The EPA and the NHTSA have finalized standards that will increase average fuel economy requirements for cars and light-duty trucks to 54.5 miles per gallon by 2025. When combined with previous standards set for 2011-2016 models, this move will nearly double the fuel efficiency of those vehicles compared to new vehicles currently on the road.
The EPA and the NHTSA jointly proposed the rule in December 2011 with the support of Ford, GM, Chrysler, BMW, Honda, Hyundai, Jaguar/Land Rover, Kia, Mazda, Mitsubishi, Nissan, Toyota, and Volvo, as well as the United Auto Workers. Little changed from the proposed rule to the final.
The EPA set an average carbon dioxide limit of 163 grams per mile by 2025, which would equate to 54.5 miles per gallon if emissions are reduced primarily through fuel economy improvements.
The NHTSA will require automobile manufacturers to achieve a fleetwide average of 41 mpg in 2021. Prior to the 2022 model year, the NHTSA will complete a second review of standards, subject to a separate notice and comment period, that is projected to increase the fleetwide average to something between 48.7 mpg and 49.7 mpg in 2025.
The EPA and the NHTSA estimate the rule will increase the average price of a vehicle by $1,800 in 2025. However, consumers would save an estimated $5,700 to $7,400 in gasoline over the life of the vehicle.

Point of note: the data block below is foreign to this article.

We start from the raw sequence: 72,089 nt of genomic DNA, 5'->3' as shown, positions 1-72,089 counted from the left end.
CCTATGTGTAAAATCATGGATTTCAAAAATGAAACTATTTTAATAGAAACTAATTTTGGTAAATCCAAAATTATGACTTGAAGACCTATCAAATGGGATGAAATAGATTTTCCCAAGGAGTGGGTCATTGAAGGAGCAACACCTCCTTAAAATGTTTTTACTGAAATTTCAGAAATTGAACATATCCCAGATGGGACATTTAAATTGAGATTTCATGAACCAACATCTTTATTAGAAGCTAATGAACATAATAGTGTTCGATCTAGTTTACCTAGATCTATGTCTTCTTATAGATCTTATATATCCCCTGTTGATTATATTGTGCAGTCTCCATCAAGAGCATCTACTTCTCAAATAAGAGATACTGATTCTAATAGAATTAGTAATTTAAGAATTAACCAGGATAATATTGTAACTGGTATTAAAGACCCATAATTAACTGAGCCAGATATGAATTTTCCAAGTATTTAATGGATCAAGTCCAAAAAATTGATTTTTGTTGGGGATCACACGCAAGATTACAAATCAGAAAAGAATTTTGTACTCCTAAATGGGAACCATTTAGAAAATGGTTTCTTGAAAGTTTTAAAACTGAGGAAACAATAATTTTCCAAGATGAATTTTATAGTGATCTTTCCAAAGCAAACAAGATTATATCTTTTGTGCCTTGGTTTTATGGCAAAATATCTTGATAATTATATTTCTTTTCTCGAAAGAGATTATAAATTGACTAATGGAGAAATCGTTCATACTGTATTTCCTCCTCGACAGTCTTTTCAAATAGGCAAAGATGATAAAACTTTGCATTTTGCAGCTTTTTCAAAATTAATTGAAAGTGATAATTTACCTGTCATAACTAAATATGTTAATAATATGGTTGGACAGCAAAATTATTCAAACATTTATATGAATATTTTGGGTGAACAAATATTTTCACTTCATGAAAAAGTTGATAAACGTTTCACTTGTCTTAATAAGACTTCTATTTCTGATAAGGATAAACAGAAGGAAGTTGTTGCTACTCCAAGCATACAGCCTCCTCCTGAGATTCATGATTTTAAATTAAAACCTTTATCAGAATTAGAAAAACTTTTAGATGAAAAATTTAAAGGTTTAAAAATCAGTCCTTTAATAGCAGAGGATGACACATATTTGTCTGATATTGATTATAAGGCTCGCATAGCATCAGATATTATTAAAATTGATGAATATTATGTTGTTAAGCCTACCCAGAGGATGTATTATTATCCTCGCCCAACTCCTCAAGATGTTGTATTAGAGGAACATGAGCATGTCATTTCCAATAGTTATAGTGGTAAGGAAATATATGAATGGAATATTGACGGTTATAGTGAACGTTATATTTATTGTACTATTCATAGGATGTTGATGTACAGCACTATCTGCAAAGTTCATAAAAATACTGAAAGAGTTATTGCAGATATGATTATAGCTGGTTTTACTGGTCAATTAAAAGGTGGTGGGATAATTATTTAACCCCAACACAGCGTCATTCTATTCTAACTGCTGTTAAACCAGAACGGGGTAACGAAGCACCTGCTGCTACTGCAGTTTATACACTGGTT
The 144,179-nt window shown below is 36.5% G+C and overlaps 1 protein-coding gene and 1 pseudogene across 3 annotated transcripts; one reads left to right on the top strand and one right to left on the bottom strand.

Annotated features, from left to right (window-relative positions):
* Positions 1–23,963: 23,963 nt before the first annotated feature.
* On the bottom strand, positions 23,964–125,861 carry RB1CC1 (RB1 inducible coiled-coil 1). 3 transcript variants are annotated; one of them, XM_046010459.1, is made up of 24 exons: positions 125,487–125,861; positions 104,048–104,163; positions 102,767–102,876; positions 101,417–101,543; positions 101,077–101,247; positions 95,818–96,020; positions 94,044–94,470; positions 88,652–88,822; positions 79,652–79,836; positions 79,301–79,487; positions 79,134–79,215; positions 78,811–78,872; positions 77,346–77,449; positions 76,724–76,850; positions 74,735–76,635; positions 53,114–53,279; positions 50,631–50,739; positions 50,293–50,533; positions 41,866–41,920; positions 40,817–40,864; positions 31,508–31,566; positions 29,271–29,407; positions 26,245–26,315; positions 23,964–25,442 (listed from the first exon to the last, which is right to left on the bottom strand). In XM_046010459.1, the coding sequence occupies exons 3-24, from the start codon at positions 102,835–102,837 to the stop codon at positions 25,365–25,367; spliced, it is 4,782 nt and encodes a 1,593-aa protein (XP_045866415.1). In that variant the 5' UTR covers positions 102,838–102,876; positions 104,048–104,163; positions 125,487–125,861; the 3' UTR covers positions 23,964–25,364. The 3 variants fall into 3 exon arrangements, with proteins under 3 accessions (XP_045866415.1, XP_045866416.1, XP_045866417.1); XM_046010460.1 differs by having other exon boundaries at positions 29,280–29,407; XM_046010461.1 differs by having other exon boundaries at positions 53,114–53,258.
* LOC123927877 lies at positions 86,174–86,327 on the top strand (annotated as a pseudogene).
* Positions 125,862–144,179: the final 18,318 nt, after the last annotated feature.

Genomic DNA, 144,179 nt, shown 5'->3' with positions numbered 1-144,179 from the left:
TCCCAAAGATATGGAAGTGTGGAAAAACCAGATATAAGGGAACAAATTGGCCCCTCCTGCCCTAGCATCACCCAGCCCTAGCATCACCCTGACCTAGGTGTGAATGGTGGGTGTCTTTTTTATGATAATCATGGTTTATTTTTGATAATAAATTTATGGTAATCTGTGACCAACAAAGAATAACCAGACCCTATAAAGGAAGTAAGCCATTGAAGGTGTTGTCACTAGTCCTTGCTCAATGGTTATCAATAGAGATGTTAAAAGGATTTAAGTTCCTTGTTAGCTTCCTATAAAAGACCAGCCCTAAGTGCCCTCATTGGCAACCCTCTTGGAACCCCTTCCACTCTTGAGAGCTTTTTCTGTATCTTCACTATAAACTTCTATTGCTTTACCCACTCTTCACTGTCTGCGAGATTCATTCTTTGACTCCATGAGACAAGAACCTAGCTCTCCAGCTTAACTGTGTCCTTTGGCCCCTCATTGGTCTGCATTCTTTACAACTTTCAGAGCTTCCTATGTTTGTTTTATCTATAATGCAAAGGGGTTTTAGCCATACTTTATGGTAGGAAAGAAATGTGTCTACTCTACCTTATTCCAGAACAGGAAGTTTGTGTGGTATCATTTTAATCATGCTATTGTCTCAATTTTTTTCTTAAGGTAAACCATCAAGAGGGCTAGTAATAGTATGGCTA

The agencies predict the rule will save 4 billion barrels of oil and reduce greenhouse gas emissions by 2 billion metric tons.
The rule includes targeted incentives to encourage early adoption and introduction into the marketplace of advanced technologies to dramatically improve vehicle performance, including:
- Incentives for electric vehicles, plug-in hybrid electric vehicles, and fuel cells vehicles;
- Incentives for hybrid technologies for large pickups and for other technologies that achieve high fuel economy levels on large pickups;
- Incentives for natural gas vehicles;
- Credits for technologies with potential to achieve real-world greenhouse gas reductions and fuel economy improvements that are not captured by the standards test procedures.
Additional information on fuel efficiency standards is available on this GLLF Regulatory Watch webpage.
This post originally appeared on the Great Lakes Legal Foundation’s Regulatory Watch blog.